Average number of followers: 195,800 (median:145,000)
Average number of CVs: 253 (media 241)
Period: 24 days
As a result, the correlation coefficient between the number of followers and the number of CV was only 0.4038. Of course, I could be biased and purposefully select a sample so that the correlation would be low so it’s up to you how you want to interpret this information.
So at the end of the day, I believe that it’s impossible to predict the number of CVs you would get from a KOL until you actually do it. However, at applemint, we score various influencer’s posts and perform regression analysis on them. Furthermore, we now already have developed some solid hypotheses on how to choose influencers that won’t fail. If you are interested, please click here to contact us.
How applemint is going to work with influencers in Taiwan
So what we should in Taiwan where micro-influencers are rapidly increasing, the price of hiring KOL is becoming higher than ever, and the correlation between the number of followers and the number of CV is low? There are some things I noticed after analyzing all the negative aspects of influencer marketing.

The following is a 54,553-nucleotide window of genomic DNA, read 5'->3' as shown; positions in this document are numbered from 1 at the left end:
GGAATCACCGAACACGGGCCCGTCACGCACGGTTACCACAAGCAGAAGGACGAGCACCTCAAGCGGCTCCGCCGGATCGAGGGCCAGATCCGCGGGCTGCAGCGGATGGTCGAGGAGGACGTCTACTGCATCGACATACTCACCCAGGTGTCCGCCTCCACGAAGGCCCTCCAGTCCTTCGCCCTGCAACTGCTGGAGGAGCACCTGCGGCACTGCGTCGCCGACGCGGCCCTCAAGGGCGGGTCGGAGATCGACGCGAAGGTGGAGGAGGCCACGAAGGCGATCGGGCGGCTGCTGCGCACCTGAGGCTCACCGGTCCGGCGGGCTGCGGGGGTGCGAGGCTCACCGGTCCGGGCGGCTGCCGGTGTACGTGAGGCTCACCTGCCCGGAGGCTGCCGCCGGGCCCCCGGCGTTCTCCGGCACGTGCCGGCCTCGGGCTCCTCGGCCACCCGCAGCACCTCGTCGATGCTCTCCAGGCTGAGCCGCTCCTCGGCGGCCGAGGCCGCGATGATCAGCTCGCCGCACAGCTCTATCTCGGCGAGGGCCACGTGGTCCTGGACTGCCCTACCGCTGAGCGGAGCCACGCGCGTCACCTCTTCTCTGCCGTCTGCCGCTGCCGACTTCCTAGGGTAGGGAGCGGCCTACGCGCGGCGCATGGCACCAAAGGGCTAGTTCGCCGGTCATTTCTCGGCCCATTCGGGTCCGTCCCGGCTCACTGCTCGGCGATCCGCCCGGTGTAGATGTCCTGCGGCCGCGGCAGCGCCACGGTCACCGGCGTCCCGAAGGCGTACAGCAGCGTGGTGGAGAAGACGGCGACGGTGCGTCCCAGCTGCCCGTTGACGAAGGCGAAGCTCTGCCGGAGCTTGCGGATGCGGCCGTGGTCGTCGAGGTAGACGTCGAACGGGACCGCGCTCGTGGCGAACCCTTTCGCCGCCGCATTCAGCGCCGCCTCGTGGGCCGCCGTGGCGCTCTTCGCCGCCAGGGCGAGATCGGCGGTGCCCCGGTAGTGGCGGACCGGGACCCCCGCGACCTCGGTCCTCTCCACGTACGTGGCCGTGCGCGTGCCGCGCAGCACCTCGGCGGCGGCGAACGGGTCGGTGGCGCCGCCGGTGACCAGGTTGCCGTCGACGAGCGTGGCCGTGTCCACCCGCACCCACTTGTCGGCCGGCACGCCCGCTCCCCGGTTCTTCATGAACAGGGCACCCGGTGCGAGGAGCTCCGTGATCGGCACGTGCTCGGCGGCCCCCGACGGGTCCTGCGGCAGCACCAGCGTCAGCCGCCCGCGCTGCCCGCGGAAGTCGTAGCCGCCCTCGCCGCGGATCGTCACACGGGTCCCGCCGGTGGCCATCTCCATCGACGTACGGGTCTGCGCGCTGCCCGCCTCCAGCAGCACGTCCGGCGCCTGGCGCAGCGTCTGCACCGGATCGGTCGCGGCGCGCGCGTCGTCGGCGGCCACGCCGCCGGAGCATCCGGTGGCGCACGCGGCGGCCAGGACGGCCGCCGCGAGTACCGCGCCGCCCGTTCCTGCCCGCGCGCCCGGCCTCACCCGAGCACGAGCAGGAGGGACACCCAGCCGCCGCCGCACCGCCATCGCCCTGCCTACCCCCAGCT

Firstly, you do get some CVs if you use KOL/influencers. However, the number of CVs you would get is unpredictable until they actually post. Furthermore, an effective KOL/influencer would continue to gain CV when doing secondary use even 2 or 3 weeks after posting.
In conclusion, I do not recommend KOL/influencer marketing for advertisers of small to medium sized companies who wish to cautiously enter the Taiwanese market. Why? Because using KOL/influencers can be a risk. They might need to try with 3-4 influencers until they can find an effective influencer suitable for their product.
Large firms and companies with huge advertisement budget may try influencer marketing. However, once you use it, it is very likely that the CV rate significantly drops when you don’t, negatively affecting the sales and causing the firm to be entirely dependent on KOL/influencers.
A case study of CPTN Hook
applemint believes now is the time to do digital marketing with solid strategy and logic. The main reason why advertisers use KOL is because they want to increase sales. Especially for DtoC companies who often value visualizing cost performance, they tend to focus more on marketing that has a great effect on the CV rate.